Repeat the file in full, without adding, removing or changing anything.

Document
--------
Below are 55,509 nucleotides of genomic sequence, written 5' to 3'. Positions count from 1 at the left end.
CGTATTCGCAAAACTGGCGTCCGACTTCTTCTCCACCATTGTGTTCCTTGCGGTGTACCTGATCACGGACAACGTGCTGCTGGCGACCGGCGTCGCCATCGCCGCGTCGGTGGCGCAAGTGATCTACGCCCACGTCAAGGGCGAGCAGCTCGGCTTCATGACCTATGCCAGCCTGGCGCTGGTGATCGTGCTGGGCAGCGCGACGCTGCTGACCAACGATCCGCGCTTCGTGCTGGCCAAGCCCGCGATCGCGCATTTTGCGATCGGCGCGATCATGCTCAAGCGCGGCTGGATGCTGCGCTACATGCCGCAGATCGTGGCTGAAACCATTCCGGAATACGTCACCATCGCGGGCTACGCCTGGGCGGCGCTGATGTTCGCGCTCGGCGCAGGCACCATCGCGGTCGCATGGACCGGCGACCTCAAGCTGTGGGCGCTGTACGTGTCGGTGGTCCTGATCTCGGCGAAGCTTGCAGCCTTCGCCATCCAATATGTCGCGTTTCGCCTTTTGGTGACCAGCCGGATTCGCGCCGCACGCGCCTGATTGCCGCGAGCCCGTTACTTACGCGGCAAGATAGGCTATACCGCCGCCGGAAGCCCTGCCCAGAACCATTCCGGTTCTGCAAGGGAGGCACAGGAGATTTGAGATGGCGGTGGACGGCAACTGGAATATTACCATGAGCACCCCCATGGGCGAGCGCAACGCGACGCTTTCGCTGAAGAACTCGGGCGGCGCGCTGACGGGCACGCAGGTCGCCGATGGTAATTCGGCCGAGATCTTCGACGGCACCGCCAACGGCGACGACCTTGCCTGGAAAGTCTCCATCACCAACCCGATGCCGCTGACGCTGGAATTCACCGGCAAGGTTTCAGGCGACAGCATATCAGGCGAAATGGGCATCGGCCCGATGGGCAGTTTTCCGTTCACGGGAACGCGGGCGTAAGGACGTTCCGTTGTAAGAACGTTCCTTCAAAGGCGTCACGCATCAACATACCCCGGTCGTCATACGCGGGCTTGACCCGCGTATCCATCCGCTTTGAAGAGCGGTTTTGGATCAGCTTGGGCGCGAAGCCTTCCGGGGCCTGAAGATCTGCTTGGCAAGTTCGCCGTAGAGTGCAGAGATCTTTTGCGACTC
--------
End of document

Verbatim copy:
Below are 55,509 nucleotides of genomic sequence, written 5' to 3'. Positions count from 1 at the left end.
CGTATTCGCAAAACTGGCGTCCGACTTCTTCTCCACCATTGTGTTCCTTGCGGTGTACCTGATCACGGACAACGTGCTGCTGGCGACCGGCGTCGCCATCGCCGCGTCGGTGGCGCAAGTGATCTACGCCCACGTCAAGGGCGAGCAGCTCGGCTTCATGACCTATGCCAGCCTGGCGCTGGTGATCGTGCTGGGCAGCGCGACGCTGCTGACCAACGATCCGCGCTTCGTGCTGGCCAAGCCCGCGATCGCGCATTTTGCGATCGGCGCGATCATGCTCAAGCGCGGCTGGATGCTGCGCTACATGCCGCAGATCGTGGCTGAAACCATTCCGGAATACGTCACCATCGCGGGCTACGCCTGGGCGGCGCTGATGTTCGCGCTCGGCGCAGGCACCATCGCGGTCGCATGGACCGGCGACCTCAAGCTGTGGGCGCTGTACGTGTCGGTGGTCCTGATCTCGGCGAAGCTTGCAGCCTTCGCCATCCAATATGTCGCGTTTCGCCTTTTGGTGACCAGCCGGATTCGCGCCGCACGCGCCTGATTGCCGCGAGCCCGTTACTTACGCGGCAAGATAGGCTATACCGCCGCCGGAAGCCCTGCCCAGAACCATTCCGGTTCTGCAAGGGAGGCACAGGAGATTTGAGATGGCGGTGGACGGCAACTGGAATATTACCATGAGCACCCCCATGGGCGAGCGCAACGCGACGCTTTCGCTGAAGAACTCGGGCGGCGCGCTGACGGGCACGCAGGTCGCCGATGGTAATTCGGCCGAGATCTTCGACGGCACCGCCAACGGCGACGACCTTGCCTGGAAAGTCTCCATCACCAACCCGATGCCGCTGACGCTGGAATTCACCGGCAAGGTTTCAGGCGACAGCATATCAGGCGAAATGGGCATCGGCCCGATGGGCAGTTTTCCGTTCACGGGAACGCGGGCGTAAGGACGTTCCGTTGTAAGAACGTTCCTTCAAAGGCGTCACGCATCAACATACCCCGGTCGTCATACGCGGGCTTGACCCGCGTATCCATCCGCTTTGAAGAGCGGTTTTGGATCAGCTTGGGCGCGAAGCCTTCCGGGGCCTGAAGATCTGCTTGGCAAGTTCGCCGTAGAGTGCAGAGATCTTTTGCGACTC